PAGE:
Encaustic is my primary medium for painting. It is an ancient medium that is currently undergoing a revival. Most artists apply heavy layers of built up wax creating a semi-transparent layering effect that is quite beautiful. My processes are different from this. I do watercolor painting on canvas and then apply a clear wax overlay to make the painting permanent. I call this method "watercolor encaustic". For straight encaustic, I make crayons by suspending artist grade pigments in melted wax. I work on a heated surface (a sheet metal table) and use the crayons to burnish the color into canvas or paper. This is very similar to pastels but permanent.
When I first started to work with the encaustics I did quite a bit of research into how it had been used in the past. It is an interesting story. Encaustic was used by the Ancient Greeks and Early Romans. They used it on wood and canvas to do portraits and they also had a process for applying it to walls to do large scale murals. I have been working with the wood and canvas process. Various artists, starting with Leonardo D'Vinci have attempted to recreate the mural process. They were semi-successful. Perhaps Diego Riviera was the most successful to date.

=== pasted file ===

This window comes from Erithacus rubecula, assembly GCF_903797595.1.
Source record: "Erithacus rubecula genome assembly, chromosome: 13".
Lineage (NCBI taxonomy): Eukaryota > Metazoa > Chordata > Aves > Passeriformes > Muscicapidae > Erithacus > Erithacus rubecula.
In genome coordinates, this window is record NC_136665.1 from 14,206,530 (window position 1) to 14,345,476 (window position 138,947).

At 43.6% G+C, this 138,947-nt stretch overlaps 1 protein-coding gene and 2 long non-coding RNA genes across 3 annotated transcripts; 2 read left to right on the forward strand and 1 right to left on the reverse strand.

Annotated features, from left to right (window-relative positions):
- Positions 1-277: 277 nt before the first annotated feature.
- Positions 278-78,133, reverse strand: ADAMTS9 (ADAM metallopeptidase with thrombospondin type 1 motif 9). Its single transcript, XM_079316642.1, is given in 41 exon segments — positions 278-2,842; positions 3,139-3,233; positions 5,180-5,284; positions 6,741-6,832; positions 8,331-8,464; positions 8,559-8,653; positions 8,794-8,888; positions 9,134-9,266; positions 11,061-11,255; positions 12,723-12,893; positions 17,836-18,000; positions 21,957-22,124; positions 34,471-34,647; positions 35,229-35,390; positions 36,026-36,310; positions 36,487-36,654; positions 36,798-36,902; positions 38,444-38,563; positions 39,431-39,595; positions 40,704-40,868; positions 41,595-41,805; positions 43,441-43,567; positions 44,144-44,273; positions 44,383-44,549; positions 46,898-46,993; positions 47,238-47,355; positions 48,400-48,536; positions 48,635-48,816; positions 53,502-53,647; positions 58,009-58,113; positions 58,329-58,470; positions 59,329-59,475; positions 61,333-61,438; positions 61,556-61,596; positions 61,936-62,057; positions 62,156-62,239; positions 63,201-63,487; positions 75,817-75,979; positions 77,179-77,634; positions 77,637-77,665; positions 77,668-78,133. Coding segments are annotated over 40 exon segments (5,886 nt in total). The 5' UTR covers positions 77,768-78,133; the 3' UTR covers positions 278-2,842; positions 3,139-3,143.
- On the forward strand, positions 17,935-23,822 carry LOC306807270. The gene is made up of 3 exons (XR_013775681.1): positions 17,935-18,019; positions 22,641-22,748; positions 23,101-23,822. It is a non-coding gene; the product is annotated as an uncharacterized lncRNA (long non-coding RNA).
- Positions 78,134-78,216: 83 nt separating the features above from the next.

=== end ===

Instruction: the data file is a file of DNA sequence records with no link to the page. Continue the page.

The Greeks were reputed to have been able to paint so realistically with wax that a viewer sometimes could not tell the difference between a painting and reality. That got my curiosity aroused and for 35 years I have carried out experiments to see if I could discover how to use the medium in a realistic manner.
At this time we do not know for certain what materials the ancients used in their paintings. But that does not mean we cannot experiment and test the viability of theories. I have been conducting experiments based on concepts and methods and materials archeologists and museum curators theorize to have been used by ancient painters.
Following are some methods I have used in my work.
For a more thorough discussion of all of the experimentation I have done, please visit the
separate site I created at www.ancientartmaterials.com